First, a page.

Recently, the governments of China and Japan have introduced various measures to reduce the use of cash in their country, with the aim of achieving greater control over transactions, which will make them cashless countries.
In China, the People’s Bank of China (PBoC) will intervene to drive restrictions on large-scale cash transactions in three different regions of the country, while in Japan, they will introduce cashbacks or refunds of up to 5% on cashless purchases.
In the specific case of China, it seems that the introduction of the new national digital currency (CBDC – Central Bank Digital Currency) will take place after a series of checks by the central bank which is currently involving an expert who will pave the way for the next Renminbi digital token (RMB).
In particular, the PBoC aims to encourage its customers to reduce their use of cash since large transactions are reported to facilitate illegal criminal activity, corruption, tax evasion and money laundering.
In fact, the PBoC’s plan is to limit deposits/cash withdrawals of large amounts for business accounts ranging from 500,000 yuan ($71,000) and above, while on personal accounts the limits range from 100,000 yuan ($14,000) to 300,000 yuan ($43,000), depending on the province.
Japan becomes a cashless country
In Japan, however, the situation is quite different: it seems that the manoeuvre is purely political in nature. It is the government that offers effective discounts of up to 5% to all consumers who decide to use cashless payment systems.
According to the reports, the government manoeuvre was introduced after the increase of the sales tax from 8% to 10%, with the attempt to increase the revenues and reduce the national deficit, in a country where e-money, mobile payment systems and recently crypto apps are growing continuously.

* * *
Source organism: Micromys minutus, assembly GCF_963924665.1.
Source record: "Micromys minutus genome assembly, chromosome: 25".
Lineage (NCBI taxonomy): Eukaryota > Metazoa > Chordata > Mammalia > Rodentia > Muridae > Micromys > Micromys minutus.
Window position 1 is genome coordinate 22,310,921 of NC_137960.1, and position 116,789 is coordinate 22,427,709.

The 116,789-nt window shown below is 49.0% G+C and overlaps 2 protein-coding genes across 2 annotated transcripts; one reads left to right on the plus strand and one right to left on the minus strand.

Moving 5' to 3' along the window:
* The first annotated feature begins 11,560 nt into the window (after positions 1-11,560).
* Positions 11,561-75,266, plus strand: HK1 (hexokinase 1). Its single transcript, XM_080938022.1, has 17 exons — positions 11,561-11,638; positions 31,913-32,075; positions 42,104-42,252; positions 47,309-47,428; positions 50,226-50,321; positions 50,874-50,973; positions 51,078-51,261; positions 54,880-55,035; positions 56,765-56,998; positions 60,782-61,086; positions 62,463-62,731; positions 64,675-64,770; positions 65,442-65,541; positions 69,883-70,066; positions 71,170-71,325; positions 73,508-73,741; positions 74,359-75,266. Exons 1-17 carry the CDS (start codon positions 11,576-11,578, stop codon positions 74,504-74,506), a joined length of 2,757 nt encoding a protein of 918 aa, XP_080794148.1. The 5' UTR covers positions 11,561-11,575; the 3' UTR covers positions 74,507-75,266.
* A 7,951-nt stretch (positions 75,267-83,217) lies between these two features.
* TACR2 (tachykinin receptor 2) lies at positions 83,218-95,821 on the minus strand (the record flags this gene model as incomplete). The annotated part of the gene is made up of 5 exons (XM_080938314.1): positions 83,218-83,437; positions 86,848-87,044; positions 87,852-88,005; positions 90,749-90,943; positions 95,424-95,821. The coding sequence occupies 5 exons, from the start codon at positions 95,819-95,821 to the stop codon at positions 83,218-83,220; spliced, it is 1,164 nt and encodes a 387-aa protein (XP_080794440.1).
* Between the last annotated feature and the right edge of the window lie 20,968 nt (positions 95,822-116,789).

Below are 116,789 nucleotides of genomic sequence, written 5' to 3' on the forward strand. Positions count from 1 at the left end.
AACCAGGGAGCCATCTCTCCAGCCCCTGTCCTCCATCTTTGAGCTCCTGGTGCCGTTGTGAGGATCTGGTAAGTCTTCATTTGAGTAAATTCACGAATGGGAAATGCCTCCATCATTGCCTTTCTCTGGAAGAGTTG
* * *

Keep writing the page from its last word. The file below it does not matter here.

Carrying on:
In both cases, it seems that the mission is to become cashless countries, as stated by Co-founder & Partner at Morgan Creek Digital, Anthony Pompliano, on the Chinese case:
The People's Bank of China (PBOC) just announced that it is going to start testing tighter capital controls on cash transactions in certain provinces.
This is another step towards a truly cashless society.
— Pomp 🌪 (@APompliano) November 14, 2019
The potential crypto scenario in cashless countries
Cryptocurrencies are already alternative payment methods to the traditional centralised currencies of banks and governments.
In the country of the crypto ban, China, the new digital RMB token, the details of which have not yet been announced, may soon result in a scenario where RMB could be the new national token that is competitive on a global scale and perhaps even based on blockchain.
While in Japan, despite the political manoeuvres, the crypto scenario is already widespread. Giants like Rakuten e-commerce and the popular Line messaging service already have active applications for trading and purchasing cryptocurrencies that are actually linked to their mobile cashless payment services R Pay and Line Pay.